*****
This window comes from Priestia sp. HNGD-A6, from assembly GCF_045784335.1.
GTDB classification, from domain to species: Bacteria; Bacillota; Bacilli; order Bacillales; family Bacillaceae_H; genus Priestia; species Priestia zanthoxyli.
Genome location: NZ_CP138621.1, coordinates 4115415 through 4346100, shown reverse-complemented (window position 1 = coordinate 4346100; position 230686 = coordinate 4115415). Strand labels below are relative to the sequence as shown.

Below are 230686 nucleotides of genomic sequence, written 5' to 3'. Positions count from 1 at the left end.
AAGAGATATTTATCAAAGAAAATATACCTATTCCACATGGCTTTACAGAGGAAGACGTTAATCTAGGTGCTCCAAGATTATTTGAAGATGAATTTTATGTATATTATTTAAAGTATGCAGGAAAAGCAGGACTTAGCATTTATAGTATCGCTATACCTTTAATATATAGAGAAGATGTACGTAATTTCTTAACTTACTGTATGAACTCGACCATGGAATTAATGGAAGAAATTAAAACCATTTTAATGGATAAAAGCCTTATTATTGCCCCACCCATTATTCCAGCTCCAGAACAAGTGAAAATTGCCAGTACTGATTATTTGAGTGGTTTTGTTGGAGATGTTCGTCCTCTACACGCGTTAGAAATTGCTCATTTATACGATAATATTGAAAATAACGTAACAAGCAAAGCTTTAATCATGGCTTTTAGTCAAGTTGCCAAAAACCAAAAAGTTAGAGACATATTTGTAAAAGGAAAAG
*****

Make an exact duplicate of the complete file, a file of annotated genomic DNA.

This window comes from Priestia sp. HNGD-A6, from assembly GCF_045784335.1.
GTDB classification, from domain to species: Bacteria; Bacillota; Bacilli; order Bacillales; family Bacillaceae_H; genus Priestia; species Priestia zanthoxyli.
Genome location: NZ_CP138621.1, coordinates 4115415 through 4346100, shown reverse-complemented (window position 1 = coordinate 4346100; position 230686 = coordinate 4115415). Strand labels below are relative to the sequence as shown.

Below are 230686 nucleotides of genomic sequence, written 5' to 3'. Positions count from 1 at the left end.
AAGAGATATTTATCAAAGAAAATATACCTATTCCACATGGCTTTACAGAGGAAGACGTTAATCTAGGTGCTCCAAGATTATTTGAAGATGAATTTTATGTATATTATTTAAAGTATGCAGGAAAAGCAGGACTTAGCATTTATAGTATCGCTATACCTTTAATATATAGAGAAGATGTACGTAATTTCTTAACTTACTGTATGAACTCGACCATGGAATTAATGGAAGAAATTAAAACCATTTTAATGGATAAAAGCCTTATTATTGCCCCACCCATTATTCCAGCTCCAGAACAAGTGAAAATTGCCAGTACTGATTATTTGAGTGGTTTTGTTGGAGATGTTCGTCCTCTACACGCGTTAGAAATTGCTCATTTATACGATAATATTGAAAATAACGTAACAAGCAAAGCTTTAATCATGGCTTTTAGTCAAGTTGCCAAAAACCAAAAAGTTAGAGACATATTTGTAAAAGGAAAAG